EA Sports UFC

What is “EA Sports UFC?

“EA Sports UFC” is EA’s first venture into the world of UFC. Gathering the licenses to use the UFC and all of the current fighters (as of 2015). “EA Sports UFC” is a typical sports venture with all the usual fare. There is multiplayer both local and online, a career mode in which you create a fighter and work his way up from a UFC hopeful to UFC title winner, and of course standard quick matches against the computer.

What was the win condition?

As stated in my first Gaming Conquest post, I will play all games to any% completion. Being that there isn’t a definitive end to the Career mode in EA Sports UFC I couldn’t simply play until the credits role. I decided the most reasonable win condition was to play career until a UFC title was won.

The Career Experience

When I launched a new career mode I was thrown into a character creation system. The character customization was fairly basic but has most the typical features from adjustments of facial features to hair. As someone whom does not care much about character customization, I did not spend much time here. In fact I rushed through this so fast that I forgot to enter a fighter name, so I went through career as the menacing fighter, “Player Name.” The one part of customization I did take some time with is the selection of fighting style. Selecting a style does not lock you into any specific movesets but is a pretty notable stat modifier. In addition to determining your starting stats, your style also determines your stat cap. This is nice in that it actually gives some meaning to your fighting style after the first fight. Being someone whom is most fascinated by submission victories when it comes to mixed martial arts, I of course chose Brazilian Jiu Jitsu as my fighters style.

After creating your character you are thrown into “The Ultimate Fighter” reality show. This brief introduction to your career has you participate in a series of fights that you must win to get your invite to the UFC. Unlike the rest of career mode you are given the option to retry if you lose a fight during this section. This introductory section is a nice touch that gives you the feeling that you are really building a fighter up from bare bones rather than just jumping in as an established professional.

Once you finish “The Ultimate Fighter” segment you are thrown into the primary gameplay loop of career mode. Before each fight you are given three randomly selected training exercises to perform. These exercises are miniature minute long tutorials that will have you practice individual skills. Performing an exercise well will grant you attribute points that can be used to unlock new moves or upgrade your fighters stats. In my opinion, this is the best feature in “EA Sports UFC.” It is incredibly rare for a fighting game to give a fun tutorial that actually makes the player want to learn but this does just that. While skippable, the training exercises entice the player by offering attribute points. The exercises themselves are typically a fun little challenge that actually delves into some pretty advanced techniques such as parrying and counter attacks. By keeping the exercises short (<1 minute) and only giving 3 exercises between every fight, the player is kept from getting bored and is continuously reminded of valuable mechanics they may forget throughout their  career.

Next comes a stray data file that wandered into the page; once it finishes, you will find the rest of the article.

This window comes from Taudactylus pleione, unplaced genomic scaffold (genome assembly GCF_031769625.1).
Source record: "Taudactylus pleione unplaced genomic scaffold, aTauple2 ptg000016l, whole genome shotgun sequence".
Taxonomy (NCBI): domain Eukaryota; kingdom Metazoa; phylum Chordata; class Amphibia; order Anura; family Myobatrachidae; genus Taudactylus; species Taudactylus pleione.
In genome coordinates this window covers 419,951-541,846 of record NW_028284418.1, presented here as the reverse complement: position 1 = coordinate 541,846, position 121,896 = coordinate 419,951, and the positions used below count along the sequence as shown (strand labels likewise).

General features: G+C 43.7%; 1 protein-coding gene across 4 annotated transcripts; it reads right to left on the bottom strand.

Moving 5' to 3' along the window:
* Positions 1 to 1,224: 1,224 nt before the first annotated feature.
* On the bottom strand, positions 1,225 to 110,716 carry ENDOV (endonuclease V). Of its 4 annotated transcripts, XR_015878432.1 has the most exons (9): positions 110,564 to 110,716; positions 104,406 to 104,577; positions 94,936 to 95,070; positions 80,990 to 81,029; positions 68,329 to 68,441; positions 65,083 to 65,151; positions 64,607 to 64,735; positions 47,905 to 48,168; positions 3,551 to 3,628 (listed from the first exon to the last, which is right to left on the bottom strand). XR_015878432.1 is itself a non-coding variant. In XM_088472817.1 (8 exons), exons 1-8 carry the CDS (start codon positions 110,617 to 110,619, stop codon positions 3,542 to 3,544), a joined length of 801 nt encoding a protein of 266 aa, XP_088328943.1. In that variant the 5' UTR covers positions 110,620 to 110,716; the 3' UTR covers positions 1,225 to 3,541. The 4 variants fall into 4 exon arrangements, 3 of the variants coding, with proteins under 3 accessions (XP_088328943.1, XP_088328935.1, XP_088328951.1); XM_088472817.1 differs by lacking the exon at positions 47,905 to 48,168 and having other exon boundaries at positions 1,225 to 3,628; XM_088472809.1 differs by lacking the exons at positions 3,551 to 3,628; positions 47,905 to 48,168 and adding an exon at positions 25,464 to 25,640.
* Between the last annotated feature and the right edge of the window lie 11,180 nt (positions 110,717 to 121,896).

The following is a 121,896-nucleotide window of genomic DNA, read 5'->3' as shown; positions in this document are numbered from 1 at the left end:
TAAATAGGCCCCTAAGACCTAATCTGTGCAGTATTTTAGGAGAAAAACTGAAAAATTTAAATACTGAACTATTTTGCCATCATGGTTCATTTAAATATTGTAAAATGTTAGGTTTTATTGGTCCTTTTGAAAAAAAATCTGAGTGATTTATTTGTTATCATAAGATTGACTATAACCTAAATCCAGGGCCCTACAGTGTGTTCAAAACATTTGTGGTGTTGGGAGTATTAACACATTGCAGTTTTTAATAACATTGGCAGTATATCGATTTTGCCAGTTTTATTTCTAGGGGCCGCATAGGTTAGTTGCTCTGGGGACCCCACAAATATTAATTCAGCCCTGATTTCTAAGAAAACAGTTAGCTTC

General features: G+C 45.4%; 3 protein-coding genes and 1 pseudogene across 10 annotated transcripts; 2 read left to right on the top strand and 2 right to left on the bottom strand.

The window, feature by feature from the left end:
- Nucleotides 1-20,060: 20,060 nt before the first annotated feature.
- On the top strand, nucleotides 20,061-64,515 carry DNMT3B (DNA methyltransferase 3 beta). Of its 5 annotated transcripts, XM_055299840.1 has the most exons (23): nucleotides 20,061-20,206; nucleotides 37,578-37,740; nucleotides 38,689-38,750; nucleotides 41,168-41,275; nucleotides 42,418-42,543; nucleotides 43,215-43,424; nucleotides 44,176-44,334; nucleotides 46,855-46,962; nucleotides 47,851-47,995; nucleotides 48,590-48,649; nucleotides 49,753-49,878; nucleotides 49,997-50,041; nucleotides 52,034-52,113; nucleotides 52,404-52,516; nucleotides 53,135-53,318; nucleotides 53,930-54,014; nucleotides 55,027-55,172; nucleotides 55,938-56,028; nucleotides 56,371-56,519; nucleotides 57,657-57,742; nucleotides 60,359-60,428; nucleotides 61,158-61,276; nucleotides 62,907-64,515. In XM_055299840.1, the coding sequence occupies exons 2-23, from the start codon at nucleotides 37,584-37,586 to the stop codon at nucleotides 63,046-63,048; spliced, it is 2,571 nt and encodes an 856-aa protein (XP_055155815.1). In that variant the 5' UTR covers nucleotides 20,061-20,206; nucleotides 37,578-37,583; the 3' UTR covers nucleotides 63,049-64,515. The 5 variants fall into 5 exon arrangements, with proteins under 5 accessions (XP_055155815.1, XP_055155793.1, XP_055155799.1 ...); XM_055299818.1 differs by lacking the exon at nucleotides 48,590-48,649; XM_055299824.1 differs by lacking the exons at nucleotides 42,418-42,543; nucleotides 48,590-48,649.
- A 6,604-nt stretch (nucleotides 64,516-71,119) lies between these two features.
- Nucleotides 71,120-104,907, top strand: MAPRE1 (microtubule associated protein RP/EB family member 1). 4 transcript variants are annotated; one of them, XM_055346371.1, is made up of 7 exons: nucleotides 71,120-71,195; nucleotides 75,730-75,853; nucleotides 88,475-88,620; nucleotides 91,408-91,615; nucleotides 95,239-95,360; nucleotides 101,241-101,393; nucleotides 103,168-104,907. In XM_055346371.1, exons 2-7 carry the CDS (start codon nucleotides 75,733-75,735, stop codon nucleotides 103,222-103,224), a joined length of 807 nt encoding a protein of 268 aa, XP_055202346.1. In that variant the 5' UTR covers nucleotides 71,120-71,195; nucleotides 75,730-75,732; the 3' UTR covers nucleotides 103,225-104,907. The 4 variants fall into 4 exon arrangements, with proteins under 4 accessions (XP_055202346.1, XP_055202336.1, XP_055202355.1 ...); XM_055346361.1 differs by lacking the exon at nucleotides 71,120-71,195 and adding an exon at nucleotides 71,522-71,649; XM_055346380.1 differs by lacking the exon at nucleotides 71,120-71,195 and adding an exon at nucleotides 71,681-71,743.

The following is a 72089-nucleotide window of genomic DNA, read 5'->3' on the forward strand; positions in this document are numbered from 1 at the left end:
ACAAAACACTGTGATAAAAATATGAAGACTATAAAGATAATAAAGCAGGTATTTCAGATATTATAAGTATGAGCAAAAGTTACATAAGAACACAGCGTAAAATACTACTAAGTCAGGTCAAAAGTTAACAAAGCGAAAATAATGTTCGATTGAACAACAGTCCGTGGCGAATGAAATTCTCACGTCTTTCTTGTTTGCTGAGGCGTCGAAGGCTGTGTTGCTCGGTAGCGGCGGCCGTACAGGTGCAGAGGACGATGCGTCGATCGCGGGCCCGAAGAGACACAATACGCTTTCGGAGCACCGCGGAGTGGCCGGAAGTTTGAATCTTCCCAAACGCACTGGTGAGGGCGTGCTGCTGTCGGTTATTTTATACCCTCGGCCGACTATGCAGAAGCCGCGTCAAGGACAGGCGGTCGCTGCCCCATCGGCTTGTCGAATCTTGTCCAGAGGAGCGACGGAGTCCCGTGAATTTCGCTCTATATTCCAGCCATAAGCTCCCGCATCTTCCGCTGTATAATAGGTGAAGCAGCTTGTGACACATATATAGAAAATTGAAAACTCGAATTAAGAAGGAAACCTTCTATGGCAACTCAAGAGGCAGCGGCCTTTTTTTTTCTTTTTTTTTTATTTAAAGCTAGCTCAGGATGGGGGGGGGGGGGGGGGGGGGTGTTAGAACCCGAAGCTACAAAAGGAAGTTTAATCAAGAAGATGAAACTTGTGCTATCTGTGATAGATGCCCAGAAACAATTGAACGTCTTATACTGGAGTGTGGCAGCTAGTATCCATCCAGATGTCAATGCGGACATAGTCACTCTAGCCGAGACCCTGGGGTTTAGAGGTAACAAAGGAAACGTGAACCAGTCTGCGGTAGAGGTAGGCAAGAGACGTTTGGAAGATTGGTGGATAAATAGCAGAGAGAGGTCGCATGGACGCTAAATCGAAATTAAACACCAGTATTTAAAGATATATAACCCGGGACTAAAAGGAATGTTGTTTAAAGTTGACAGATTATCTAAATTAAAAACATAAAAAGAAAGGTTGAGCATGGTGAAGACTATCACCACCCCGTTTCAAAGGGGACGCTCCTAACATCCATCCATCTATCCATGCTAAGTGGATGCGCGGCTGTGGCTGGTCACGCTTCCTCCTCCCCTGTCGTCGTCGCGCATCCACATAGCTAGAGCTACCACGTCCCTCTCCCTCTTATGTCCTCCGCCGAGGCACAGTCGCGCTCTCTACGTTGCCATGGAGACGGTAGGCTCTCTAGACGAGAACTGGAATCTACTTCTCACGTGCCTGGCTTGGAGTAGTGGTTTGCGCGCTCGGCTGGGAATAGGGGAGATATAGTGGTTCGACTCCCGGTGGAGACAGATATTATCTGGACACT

After training you are given the opportunity to spend your hard earned points on stat boosts or new moves. The upgrade system is rather generic but does help give the player an incentive to keep playing because, let’s be honest, everyone like to see their character get stronger as they play.

After you upgrade your character you are thrown into your match. Your opponent is determined based on your power ranking, a variable determined based on your fight history. Early on the fights are a lot of fun. Constantly trying to find a way to put you and your opponent in a situation that is advantageous to you and a hindrance for your opponent. As a submission specialist, this typically meant finding a way to take the opponent to the ground before suffering too many blows to the head. While these early fights were easy, they provided enough challenge to be enjoyable. Unfortunately power creep kicks in very fast, at least for the submission build I went with. After about 4 or 5 matches my character became so good at taking down the opponent and submitting them that every match went more or less the same. Deal three or four hits to the opponents head then perform a takedown when they try to counterattack. Immediately perform a submission and the match is over. The matches quickly began taking less than a minute each, meaning I was spending more time in the gym training than I spent fighting matches. Worse yet the training became rather unimportant because they teach mechanics that I clearly didn’t need as matches were already too quick and easy.

Between matches you are given short FMV videos based upon varying feats you have achieved. The videos are rather bland and tend to repeat themselves. I found myself skipping through at least 3/4ths of the videos.

The Ranking

A fantastic tutorial system and fun early game makes “EA Sports UFC” a worthwhile play. Unfortunately a drastically too easy late game keeps the game from being worth more than a few hours of play. Overall I did enjoy the game slightly more than expected. I decided to place “EA Sports UFC” at the current rank #4 on the fighting list, placing it between “Power Rangers Battle For The Grid,” and “Super Street Fighter IV 3D Edition.”

Console: Xbox One. Time To Beat: 5 hours 44 minutes 51 seconds.

How can you play “EA Sports UFC?”

“EA sports UFC” is currently available with EA Play, which is free for Game Pass Ultimate subscribers.

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